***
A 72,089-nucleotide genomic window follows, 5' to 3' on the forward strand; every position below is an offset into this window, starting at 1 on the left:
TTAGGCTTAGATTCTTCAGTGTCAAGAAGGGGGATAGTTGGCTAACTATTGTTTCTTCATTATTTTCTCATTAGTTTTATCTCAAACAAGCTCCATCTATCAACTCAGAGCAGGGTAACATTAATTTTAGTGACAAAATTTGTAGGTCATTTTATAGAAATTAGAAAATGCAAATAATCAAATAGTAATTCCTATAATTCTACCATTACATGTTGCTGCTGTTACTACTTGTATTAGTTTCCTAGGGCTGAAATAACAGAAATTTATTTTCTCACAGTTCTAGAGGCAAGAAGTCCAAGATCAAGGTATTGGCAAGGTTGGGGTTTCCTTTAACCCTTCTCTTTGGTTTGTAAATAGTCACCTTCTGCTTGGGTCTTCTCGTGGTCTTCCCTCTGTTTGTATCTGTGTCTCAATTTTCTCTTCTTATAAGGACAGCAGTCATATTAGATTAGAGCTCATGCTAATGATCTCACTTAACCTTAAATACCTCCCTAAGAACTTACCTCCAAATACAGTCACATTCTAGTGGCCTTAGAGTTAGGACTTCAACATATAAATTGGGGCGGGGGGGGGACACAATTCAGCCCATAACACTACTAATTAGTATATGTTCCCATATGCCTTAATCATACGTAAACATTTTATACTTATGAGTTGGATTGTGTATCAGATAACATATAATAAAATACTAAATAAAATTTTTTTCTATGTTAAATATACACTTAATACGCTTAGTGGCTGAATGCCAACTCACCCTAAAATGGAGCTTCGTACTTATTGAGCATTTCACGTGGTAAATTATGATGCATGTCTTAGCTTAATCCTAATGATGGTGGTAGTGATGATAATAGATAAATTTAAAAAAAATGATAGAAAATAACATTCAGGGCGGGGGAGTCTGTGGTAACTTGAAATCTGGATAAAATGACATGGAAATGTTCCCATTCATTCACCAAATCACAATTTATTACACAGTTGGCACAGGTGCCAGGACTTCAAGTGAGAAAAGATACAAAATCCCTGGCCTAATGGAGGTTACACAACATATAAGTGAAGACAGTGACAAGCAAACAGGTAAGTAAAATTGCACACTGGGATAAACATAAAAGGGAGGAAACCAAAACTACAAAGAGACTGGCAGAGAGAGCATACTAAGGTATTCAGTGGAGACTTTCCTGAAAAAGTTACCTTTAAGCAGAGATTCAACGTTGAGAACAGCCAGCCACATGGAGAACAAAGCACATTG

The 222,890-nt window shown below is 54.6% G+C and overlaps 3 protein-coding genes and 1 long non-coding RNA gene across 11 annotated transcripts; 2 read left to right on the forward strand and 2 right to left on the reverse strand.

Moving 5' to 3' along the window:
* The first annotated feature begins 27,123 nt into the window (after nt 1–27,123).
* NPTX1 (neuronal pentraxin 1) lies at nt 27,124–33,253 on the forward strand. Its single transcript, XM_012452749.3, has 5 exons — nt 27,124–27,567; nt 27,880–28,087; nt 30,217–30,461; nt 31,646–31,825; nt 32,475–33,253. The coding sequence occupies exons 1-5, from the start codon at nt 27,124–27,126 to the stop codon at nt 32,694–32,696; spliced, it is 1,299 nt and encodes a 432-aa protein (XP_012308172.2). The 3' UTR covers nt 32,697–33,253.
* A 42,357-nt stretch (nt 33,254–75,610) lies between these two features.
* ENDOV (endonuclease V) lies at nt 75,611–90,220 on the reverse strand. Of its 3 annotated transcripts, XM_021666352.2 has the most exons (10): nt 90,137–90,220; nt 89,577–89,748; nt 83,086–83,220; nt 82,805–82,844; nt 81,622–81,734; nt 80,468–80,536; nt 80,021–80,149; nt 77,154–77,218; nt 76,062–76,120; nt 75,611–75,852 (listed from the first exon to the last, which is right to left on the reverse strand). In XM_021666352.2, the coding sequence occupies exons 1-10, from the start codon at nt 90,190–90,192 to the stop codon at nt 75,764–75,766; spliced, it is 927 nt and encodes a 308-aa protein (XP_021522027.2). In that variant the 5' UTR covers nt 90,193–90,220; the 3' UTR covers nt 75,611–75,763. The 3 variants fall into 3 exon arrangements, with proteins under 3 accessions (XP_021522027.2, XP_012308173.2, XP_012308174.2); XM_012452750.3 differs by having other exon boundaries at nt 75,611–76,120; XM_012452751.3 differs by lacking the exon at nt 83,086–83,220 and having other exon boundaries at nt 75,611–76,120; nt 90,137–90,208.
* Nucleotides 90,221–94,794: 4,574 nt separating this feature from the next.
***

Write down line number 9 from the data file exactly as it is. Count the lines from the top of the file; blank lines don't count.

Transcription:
* Nucleotides 90,221–94,794: 4,574 nt separating this feature from the next.